Skip to content

Book Review: The City & The City, China Mieville

Time is precious for me having a kid and a demanding job, so I’m pleased I’ve managed to find the time to read The City & The City, China Mieville’s (very successful) attempt at the crime thriller genre.

I’m not typically a reader of crime fiction, however I’ve really enjoyed some of Mieville’s urban fantasy work in the past, and know he’s a smart, well-researched writer who is prone to a bit of genre-hopping … his plots often take unexpected twists, for which this work is no exception.

The City

Melville, writing as he often does from the first person perspective, describes an inspector sent to investigate a grimy murder in Beszel, a city “on the outskirts of Europe”, which we hear is jostling for economic position with it’s more successful neighbour, Ul Quoma.

But it’s pretty soon we realise that this other city isn’t in a separate location from Beszel, but in the same place. It’s quite difficult to describe, but you get parts of the topography which are located in Beszel, but some are in Ul Quoma. So you could live “gross topically” (a word coined to describe a physical location which nevertheless is in a different political locality — that of the other city) next to someone who lives in a totally different city. A city for which, if you wanted to visit them, you needed to go to a consulate and obtain a visa. This is complicated by parts of the territory that are “crosshatched”, or located in both cities, but through which you have to navigate residents of the other cities (“foreigners” to you) without interacting, or even noticing them.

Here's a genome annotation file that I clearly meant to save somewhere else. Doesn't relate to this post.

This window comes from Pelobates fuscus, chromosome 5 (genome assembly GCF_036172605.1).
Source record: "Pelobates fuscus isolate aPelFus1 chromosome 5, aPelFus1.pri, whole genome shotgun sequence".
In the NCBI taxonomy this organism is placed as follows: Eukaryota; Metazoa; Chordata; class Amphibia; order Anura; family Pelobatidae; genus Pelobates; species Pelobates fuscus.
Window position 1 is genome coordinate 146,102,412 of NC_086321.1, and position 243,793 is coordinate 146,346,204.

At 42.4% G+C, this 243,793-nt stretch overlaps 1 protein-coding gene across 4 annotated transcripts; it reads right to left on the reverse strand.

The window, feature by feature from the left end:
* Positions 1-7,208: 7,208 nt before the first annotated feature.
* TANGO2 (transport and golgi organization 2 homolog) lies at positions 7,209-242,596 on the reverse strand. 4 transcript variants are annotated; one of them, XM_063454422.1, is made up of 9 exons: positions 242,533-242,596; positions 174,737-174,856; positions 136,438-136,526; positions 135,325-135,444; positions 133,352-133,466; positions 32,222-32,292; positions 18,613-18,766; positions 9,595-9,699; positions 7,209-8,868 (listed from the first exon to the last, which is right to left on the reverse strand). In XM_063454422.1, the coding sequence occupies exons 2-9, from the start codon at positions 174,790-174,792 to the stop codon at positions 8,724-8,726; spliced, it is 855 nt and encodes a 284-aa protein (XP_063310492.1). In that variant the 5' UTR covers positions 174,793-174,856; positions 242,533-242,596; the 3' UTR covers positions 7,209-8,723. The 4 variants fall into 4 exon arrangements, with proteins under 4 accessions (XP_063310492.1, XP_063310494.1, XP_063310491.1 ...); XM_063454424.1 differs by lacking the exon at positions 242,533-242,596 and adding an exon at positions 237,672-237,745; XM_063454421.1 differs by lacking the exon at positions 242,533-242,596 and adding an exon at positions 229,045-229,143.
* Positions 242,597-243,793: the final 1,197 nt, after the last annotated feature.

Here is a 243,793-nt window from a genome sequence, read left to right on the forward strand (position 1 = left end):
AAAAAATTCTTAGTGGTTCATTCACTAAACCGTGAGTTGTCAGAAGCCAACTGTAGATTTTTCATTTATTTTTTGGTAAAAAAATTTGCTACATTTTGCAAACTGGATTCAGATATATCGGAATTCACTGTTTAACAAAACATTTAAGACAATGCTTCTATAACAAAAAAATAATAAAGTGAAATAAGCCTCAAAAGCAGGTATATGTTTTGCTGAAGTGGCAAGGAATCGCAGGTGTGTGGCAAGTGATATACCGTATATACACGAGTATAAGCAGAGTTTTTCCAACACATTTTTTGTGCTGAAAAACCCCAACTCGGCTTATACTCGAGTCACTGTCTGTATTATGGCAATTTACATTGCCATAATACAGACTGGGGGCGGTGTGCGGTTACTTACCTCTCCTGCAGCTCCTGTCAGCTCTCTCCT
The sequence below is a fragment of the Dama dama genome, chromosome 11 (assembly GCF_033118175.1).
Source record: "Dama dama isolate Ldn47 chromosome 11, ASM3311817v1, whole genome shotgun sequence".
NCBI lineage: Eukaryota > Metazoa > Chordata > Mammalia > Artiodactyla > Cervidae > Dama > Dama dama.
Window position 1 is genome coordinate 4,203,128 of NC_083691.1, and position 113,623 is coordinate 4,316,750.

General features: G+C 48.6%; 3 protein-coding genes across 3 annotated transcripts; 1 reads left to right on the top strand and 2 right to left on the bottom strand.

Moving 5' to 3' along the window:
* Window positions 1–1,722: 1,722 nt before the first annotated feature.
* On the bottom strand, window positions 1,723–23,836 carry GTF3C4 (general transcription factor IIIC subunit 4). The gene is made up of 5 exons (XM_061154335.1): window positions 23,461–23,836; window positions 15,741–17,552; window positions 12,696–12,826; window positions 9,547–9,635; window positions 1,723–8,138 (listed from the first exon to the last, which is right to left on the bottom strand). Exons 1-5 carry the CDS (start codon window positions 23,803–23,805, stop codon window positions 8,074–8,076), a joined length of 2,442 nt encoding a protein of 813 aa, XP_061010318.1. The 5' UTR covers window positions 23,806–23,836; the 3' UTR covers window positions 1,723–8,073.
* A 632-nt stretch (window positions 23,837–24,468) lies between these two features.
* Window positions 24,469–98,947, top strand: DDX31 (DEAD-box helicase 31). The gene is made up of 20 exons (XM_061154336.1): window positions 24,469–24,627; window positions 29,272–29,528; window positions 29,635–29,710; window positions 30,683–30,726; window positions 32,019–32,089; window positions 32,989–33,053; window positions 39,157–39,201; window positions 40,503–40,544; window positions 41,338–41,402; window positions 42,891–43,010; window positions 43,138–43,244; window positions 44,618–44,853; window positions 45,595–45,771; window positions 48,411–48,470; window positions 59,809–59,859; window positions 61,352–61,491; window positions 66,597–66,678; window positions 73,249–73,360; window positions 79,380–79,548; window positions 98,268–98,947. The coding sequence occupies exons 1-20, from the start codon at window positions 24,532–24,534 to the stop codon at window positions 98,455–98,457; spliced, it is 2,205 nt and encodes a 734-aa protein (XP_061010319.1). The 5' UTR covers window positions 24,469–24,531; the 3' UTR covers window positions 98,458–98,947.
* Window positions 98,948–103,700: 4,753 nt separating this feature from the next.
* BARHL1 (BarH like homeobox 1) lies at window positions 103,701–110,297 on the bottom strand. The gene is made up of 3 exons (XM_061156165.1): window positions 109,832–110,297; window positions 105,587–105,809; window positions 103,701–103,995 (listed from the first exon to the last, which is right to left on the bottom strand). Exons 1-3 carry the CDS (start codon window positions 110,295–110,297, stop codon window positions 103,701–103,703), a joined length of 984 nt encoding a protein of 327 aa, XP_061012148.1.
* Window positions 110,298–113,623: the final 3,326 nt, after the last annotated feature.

Make sense? No? Stop there, go get the book, because it does get weirder.

Borders

The borders are policed by a seemingly omnipotent force which is above the law called Breach. If you, even inadvertently, step over in to the other city, or speak to a “foreigner”, they will immediately arrest you. You might not ever come back once they do.

When our detective finds out that the murder may have been committed in Ul Quoma, the foreign city, he needs to cross over to uncover what happened to her, and in the process discovers that something more sinister is happening.

Conclusion

I really enjoyed this book, but always feared it would step too far away from the crime genre to be accessible. However, it doesn’t do that. Even though the plot takes some pretty intense turns that leave you reeling, its still a crime thriller through and through.

A great book, highly recommended. I purchased Melville’s Embassytown on the strength of this short, engaging novel.

“Design isn't just how it looks. Design is what it does.” —Steve Jobs